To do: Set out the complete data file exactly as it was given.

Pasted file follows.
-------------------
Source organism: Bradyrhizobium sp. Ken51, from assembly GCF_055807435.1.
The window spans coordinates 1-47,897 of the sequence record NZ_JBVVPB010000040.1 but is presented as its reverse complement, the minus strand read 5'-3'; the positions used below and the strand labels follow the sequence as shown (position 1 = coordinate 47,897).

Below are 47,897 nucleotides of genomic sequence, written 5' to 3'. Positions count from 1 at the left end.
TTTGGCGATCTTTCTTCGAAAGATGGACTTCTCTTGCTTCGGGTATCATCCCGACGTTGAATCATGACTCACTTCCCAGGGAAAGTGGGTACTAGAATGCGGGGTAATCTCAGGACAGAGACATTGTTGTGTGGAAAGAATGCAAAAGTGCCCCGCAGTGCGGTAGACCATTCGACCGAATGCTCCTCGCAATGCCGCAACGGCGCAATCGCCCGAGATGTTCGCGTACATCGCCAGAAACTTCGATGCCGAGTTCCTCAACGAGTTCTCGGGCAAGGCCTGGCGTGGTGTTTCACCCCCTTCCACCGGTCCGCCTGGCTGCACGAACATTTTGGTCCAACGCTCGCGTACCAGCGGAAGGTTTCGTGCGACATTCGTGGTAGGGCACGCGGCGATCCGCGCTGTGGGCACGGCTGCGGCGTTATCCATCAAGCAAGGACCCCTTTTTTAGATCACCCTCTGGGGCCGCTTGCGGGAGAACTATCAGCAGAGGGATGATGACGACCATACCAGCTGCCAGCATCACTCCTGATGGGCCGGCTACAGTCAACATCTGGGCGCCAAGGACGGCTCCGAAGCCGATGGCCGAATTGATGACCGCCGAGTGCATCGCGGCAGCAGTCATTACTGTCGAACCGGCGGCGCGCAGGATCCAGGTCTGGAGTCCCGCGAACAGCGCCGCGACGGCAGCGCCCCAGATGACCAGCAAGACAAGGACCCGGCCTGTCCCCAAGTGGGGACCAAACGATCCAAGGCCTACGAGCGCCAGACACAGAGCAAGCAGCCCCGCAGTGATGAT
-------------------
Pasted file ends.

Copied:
Source organism: Bradyrhizobium sp. Ken51, from assembly GCF_055807435.1.
The window spans coordinates 1-47,897 of the sequence record NZ_JBVVPB010000040.1 but is presented as its reverse complement, the minus strand read 5'-3'; the positions used below and the strand labels follow the sequence as shown (position 1 = coordinate 47,897).

Below are 47,897 nucleotides of genomic sequence, written 5' to 3'. Positions count from 1 at the left end.
TTTGGCGATCTTTCTTCGAAAGATGGACTTCTCTTGCTTCGGGTATCATCCCGACGTTGAATCATGACTCACTTCCCAGGGAAAGTGGGTACTAGAATGCGGGGTAATCTCAGGACAGAGACATTGTTGTGTGGAAAGAATGCAAAAGTGCCCCGCAGTGCGGTAGACCATTCGACCGAATGCTCCTCGCAATGCCGCAACGGCGCAATCGCCCGAGATGTTCGCGTACATCGCCAGAAACTTCGATGCCGAGTTCCTCAACGAGTTCTCGGGCAAGGCCTGGCGTGGTGTTTCACCCCCTTCCACCGGTCCGCCTGGCTGCACGAACATTTTGGTCCAACGCTCGCGTACCAGCGGAAGGTTTCGTGCGACATTCGTGGTAGGGCACGCGGCGATCCGCGCTGTGGGCACGGCTGCGGCGTTATCCATCAAGCAAGGACCCCTTTTTTAGATCACCCTCTGGGGCCGCTTGCGGGAGAACTATCAGCAGAGGGATGATGACGACCATACCAGCTGCCAGCATCACTCCTGATGGGCCGGCTACAGTCAACATCTGGGCGCCAAGGACGGCTCCGAAGCCGATGGCCGAATTGATGACCGCCGAGTGCATCGCGGCAGCAGTCATTACTGTCGAACCGGCGGCGCGCAGGATCCAGGTCTGGAGTCCCGCGAACAGCGCCGCGACGGCAGCGCCCCAGATGACCAGCAAGACAAGGACCCGGCCTGTCCCCAAGTGGGGACCAAACGATCCAAGGCCTACGAGCGCCAGACACAGAGCAAGCAGCCCCGCAGTGATGAT